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Key life lessons from a Long distance run

Virgin London Marathon 2012

I recently participated and completed the Contours Women’s Day 10K Run. While the run was as much a tribute to the women as much it was to my passion for running, I could gather some useful lessons from this run as well.

My key learnings from this run were-

Starting all over again is a often underrated but an effective skill that could be learned:

To explain the context here a bit, the route of Contours Women’s Day 10K Run was a tad different that the ones I have run in the past. Though I have run on the park (in Bangalore) on which this run happened, it wasn’t the same route. The official definition of the route said - The 10K starts from Kanteerva stadium, goes into Cubbon park and does 2 loops inside the park and ends with one loop inside the stadium.

So basically it involved 2 loops inside the park. Having multiple loops during the course of a run is quite a normal thing to do, given the fact that any city hosting the run would have only limited space and then there are external factors like traffic etc. that prove to be a deterrent in having one long stretch as a usual route. Running on a route with multiple loops has its own share of benefits. You get to experience the track and beauty of the park more than once, you get familiar with the track and there are less chances of you facing unknown situations as the run progresses.

These benefits are surely valuable but one thing that I realized while on the course this time was a unique challenge a run with multiple loops poses to the runner. With all the hard work and enthusiasm, I managed to complete the first loop only to find out that I was right back where it all started (first point of the race). The very fact that instead of seeing the finish line, you get to a sort of start point in the middle of the run can really pull you down; almost as if giving a feeling that nothing much has been achieved despite all the running and slogging done under the scorching heat. Though this is really a false notion which our mind knows while running, it is something that our body doesn’t comply with – not seeing the landmark after completing half the race (unlike other runs, this run didn’t have markings at every km indicating how many kms had been done). This is a sort of funny situation to be in but it has happened to me even in the practice runs. The key in such situations is to make sure to pull yourself up and get on with the run as if you have just started. Every step taken thereafter gives you confidence that you are moving in the right direction.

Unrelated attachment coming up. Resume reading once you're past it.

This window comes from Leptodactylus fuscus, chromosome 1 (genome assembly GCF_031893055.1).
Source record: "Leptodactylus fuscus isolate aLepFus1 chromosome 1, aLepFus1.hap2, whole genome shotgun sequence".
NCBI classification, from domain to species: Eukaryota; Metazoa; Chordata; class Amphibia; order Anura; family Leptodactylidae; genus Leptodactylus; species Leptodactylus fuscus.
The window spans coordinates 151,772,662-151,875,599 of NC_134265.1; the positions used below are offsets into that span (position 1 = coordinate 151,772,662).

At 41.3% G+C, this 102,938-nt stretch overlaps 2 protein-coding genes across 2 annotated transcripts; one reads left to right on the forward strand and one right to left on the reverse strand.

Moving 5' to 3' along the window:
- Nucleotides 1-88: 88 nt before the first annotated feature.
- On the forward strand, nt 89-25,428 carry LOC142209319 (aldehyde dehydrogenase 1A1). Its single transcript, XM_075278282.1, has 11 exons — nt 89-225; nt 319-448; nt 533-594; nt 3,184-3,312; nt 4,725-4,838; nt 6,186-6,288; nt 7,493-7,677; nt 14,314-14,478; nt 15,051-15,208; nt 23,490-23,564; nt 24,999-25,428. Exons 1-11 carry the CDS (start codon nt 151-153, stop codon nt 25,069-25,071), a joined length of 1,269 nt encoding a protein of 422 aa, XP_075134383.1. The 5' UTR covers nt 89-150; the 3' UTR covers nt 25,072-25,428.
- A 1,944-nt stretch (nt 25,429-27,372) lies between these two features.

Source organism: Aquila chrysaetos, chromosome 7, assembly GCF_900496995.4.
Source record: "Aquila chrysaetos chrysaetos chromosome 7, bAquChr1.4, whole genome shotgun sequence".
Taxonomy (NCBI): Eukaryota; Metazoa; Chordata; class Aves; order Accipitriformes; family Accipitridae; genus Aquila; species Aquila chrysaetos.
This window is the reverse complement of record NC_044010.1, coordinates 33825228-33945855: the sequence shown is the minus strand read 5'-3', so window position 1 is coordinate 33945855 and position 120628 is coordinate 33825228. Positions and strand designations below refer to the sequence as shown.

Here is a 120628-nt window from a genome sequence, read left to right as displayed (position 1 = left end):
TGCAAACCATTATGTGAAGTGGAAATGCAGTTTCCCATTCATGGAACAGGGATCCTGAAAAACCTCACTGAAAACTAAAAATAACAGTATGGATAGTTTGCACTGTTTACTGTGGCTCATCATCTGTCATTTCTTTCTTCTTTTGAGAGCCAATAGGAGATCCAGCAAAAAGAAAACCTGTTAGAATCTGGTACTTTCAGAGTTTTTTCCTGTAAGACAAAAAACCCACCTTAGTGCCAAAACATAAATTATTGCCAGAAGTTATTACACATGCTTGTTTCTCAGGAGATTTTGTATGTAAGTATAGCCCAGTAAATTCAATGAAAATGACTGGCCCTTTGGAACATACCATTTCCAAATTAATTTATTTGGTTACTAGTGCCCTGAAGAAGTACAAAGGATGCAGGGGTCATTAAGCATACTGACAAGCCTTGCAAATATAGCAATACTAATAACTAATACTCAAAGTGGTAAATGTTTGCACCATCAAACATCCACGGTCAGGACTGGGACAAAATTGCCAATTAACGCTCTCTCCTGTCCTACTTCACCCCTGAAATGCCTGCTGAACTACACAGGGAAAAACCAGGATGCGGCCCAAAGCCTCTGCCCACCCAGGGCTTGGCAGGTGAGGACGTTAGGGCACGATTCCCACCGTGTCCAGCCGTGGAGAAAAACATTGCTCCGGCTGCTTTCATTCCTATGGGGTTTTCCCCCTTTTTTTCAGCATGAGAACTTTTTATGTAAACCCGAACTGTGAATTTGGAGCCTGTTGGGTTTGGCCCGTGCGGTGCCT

Fast forward to our work lives and there are many situations in which we feel down and out, like the following-

- When our good efforts in a project fall short of the expectations and the commitment is not delivered.
- When a superior comes and reprimands you for a lapse. You tend to feel that your reputation is at stake and don’t really like the idea of rebuilding the same.
-  A mistake made while trying out a new idea makes you start off from the beginning.
- You are working to setup a complex Test environment and only at a very late stage you find out that a misstep in the early stage has caused you to restart the efforts.

There could be many such examples.

The above situations have two things in common-

1. All these situations are not ideal situations a professional can face. In some cases, it can even be termed as a crisis.
2. All these situations are temporary and not permanent.

The faster we get our minds to accept of the temporary nature of these activities and move on to the forward step, the quicker we can come out of the seemingly messy situation. While it is necessary to introspect about the mistakes, overly dwelling upon them takes us a step backwards without us even realizing it. It’s something akin to the feeling that I had when starting the second loop in a long run.

In his autobiography, ‘A Champion’s mind’, Pete Sampras shares his evaluation on how he was able to win so many matches over so many years. One of the relevant things he shares is-

Throughout my career, whenever I made a critical mistake, I just wiped it off the hard drive. I don’t really know how I developed that ability to move on instead of dwell upon, but I had it. My guess is that it was some mental function, rather than an emotional one – a kind of extra-high focus on success. And a lot of it was sheer will. If you train yourself not to let things get to you, they don’t.”

This assertion by Pete Sampras makes it clear that whether in work or in our personal lives – starting all over again is a skill that could be learned.

Just do it!

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